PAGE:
A closer look at Lockyer’s three-fold increase in business shows how combining a marketing strategy with clever use of technology is another route to higher profits. The company achieved its high profile on the web by buying the internet domain name about a year ago. It then invested in search engine optimisation, which involved creating back links from other sites to the domain to make it easier for search engines to find. This cost Lockyer £3,000, plus further £3,500 for its own website.

Newall says: “We are getting about a thousand visitors a month and we have stopped all direct marketing to property owners – they are chasing us now. I only wish I had worked this out years ago.”

If you are not able to buy a killer domain name, think about developing a very specific one – and a specific service. Manchester-based Caunce O’Hara, which offers professional indemnity insurance (PII) and specialises in contractors, among other types of worker, spotted a gap in the market for complete and swift-to-arrange cover for offshore oil and gas contractors.

Last September, the broker launched, which allows customers to buy PII and print out the certificate almost instantly. As Caunce O’Hara business development executive Adrian Stewart says: “In the past, contractors would have had to go to the market and wait days for paper confirmation.”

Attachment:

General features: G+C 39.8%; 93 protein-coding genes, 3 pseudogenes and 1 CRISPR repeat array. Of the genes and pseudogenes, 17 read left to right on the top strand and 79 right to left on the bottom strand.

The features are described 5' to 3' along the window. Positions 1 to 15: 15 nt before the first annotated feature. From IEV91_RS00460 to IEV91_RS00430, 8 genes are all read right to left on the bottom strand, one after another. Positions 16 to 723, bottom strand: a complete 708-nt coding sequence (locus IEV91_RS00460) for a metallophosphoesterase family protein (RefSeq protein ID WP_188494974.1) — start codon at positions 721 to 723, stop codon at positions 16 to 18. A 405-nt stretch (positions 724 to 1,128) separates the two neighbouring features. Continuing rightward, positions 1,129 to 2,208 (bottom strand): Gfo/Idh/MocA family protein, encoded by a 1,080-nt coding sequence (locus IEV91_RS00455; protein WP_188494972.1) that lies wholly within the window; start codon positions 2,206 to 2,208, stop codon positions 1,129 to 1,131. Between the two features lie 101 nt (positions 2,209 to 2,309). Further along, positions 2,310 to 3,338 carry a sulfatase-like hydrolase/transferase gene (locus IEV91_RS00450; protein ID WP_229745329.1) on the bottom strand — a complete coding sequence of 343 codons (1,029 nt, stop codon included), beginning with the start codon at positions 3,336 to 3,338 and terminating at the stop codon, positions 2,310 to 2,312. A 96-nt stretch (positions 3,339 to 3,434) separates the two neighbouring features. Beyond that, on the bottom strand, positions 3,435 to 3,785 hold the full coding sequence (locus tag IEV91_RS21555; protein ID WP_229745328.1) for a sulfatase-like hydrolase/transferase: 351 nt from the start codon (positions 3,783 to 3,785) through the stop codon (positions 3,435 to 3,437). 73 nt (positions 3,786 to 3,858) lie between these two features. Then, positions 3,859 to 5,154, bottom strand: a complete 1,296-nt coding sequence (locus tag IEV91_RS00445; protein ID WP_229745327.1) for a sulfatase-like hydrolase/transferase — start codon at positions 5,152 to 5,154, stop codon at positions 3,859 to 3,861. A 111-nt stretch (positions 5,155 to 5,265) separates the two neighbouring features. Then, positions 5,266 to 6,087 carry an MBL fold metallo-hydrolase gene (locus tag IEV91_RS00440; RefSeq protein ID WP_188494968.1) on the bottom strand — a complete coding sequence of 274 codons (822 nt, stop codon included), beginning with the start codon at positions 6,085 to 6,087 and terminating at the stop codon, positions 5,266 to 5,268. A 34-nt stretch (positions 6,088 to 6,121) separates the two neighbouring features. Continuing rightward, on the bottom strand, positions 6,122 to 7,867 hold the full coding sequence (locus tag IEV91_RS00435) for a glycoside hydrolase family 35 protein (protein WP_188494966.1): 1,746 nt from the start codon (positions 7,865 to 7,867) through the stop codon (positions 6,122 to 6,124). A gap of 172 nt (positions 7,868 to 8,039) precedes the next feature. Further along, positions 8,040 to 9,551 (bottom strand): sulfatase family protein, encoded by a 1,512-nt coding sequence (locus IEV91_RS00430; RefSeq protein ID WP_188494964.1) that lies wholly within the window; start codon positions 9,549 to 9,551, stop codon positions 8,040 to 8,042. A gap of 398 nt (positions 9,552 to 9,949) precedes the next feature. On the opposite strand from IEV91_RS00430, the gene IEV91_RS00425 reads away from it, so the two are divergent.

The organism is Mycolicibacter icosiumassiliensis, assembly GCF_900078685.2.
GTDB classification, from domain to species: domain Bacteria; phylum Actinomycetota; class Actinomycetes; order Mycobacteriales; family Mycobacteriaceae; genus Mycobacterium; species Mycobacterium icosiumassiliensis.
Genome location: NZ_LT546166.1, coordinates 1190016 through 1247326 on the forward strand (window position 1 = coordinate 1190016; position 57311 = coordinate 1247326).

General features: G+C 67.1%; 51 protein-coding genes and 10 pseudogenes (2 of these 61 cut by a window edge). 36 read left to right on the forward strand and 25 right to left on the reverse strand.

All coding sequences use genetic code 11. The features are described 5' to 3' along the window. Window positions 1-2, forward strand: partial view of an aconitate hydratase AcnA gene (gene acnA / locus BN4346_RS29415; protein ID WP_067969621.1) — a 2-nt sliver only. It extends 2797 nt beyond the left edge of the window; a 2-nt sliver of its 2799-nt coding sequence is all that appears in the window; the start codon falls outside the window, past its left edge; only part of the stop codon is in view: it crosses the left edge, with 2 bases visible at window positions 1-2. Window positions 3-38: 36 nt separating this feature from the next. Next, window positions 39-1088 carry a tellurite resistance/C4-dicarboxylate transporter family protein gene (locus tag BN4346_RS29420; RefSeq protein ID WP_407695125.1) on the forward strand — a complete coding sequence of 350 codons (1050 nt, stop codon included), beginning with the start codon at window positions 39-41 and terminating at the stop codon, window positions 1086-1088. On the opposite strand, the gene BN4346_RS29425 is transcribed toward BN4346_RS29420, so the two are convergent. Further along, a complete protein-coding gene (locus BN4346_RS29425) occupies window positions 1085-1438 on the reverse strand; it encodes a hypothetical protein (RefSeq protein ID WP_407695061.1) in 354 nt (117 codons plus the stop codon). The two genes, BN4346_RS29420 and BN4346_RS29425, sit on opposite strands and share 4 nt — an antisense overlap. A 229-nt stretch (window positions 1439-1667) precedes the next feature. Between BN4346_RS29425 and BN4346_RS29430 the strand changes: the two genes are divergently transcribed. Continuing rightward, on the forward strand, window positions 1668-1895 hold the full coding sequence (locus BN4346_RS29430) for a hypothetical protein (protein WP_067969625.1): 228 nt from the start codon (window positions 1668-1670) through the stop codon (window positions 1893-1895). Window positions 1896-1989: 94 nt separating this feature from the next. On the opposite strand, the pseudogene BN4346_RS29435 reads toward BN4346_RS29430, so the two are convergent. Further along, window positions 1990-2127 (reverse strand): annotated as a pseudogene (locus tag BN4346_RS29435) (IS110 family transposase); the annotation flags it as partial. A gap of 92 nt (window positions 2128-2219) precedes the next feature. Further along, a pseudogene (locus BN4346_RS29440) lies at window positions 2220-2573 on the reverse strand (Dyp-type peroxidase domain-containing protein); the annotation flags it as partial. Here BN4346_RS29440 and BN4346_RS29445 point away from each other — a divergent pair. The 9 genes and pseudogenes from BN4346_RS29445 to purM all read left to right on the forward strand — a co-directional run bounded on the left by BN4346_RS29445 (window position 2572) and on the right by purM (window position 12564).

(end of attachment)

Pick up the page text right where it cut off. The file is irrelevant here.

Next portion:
Stewart describes the investment as “significant”. “We had to do months of research and build a new website,” he says. But he says premiums from this line of business have increased, again, threefold in the past six months.

Strategy 3. Cutting regulatory costs

Regulatory costs, which eat into profit, might seem to be set in stone but there are ways of reducing the burden.

Joining a broker network can cut your compliance costs. Broker Network Momentum Solutions was launched six months ago by former Oval Insurance Broking managing director Howard Pepper. Momentum claims to be able to take the burden of FSA authorisation and associated administrative costs off your hands.